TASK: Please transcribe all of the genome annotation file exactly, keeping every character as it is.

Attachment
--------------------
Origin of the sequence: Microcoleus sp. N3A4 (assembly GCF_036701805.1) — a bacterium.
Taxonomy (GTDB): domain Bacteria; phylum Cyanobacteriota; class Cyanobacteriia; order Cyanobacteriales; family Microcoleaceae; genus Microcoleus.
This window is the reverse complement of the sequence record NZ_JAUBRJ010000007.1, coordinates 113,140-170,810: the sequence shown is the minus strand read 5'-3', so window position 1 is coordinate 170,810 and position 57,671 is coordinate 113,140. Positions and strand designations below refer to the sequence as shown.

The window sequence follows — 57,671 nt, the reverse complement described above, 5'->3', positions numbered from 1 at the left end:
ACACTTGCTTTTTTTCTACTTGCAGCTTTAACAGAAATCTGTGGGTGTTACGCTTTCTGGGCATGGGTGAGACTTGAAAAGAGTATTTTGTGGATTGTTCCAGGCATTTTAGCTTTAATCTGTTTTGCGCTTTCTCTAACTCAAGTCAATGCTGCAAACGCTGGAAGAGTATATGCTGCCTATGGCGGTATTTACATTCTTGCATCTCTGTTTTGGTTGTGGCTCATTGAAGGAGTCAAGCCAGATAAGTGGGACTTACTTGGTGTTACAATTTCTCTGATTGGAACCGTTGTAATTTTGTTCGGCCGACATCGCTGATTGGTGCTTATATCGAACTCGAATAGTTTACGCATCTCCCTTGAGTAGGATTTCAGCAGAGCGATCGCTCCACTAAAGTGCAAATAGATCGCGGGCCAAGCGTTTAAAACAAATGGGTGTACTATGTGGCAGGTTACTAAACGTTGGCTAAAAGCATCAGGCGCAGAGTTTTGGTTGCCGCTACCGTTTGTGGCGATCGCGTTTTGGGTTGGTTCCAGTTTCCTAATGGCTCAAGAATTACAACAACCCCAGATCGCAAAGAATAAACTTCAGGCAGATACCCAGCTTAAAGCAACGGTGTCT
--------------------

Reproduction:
Origin of the sequence: Microcoleus sp. N3A4 (assembly GCF_036701805.1) — a bacterium.
Taxonomy (GTDB): domain Bacteria; phylum Cyanobacteriota; class Cyanobacteriia; order Cyanobacteriales; family Microcoleaceae; genus Microcoleus.
This window is the reverse complement of the sequence record NZ_JAUBRJ010000007.1, coordinates 113,140-170,810: the sequence shown is the minus strand read 5'-3', so window position 1 is coordinate 170,810 and position 57,671 is coordinate 113,140. Positions and strand designations below refer to the sequence as shown.

The window sequence follows — 57,671 nt, the reverse complement described above, 5'->3', positions numbered from 1 at the left end:
ACACTTGCTTTTTTTCTACTTGCAGCTTTAACAGAAATCTGTGGGTGTTACGCTTTCTGGGCATGGGTGAGACTTGAAAAGAGTATTTTGTGGATTGTTCCAGGCATTTTAGCTTTAATCTGTTTTGCGCTTTCTCTAACTCAAGTCAATGCTGCAAACGCTGGAAGAGTATATGCTGCCTATGGCGGTATTTACATTCTTGCATCTCTGTTTTGGTTGTGGCTCATTGAAGGAGTCAAGCCAGATAAGTGGGACTTACTTGGTGTTACAATTTCTCTGATTGGAACCGTTGTAATTTTGTTCGGCCGACATCGCTGATTGGTGCTTATATCGAACTCGAATAGTTTACGCATCTCCCTTGAGTAGGATTTCAGCAGAGCGATCGCTCCACTAAAGTGCAAATAGATCGCGGGCCAAGCGTTTAAAACAAATGGGTGTACTATGTGGCAGGTTACTAAACGTTGGCTAAAAGCATCAGGCGCAGAGTTTTGGTTGCCGCTACCGTTTGTGGCGATCGCGTTTTGGGTTGGTTCCAGTTTCCTAATGGCTCAAGAATTACAACAACCCCAGATCGCAAAGAATAAACTTCAGGCAGATACCCAGCTTAAAGCAACGGTGTCT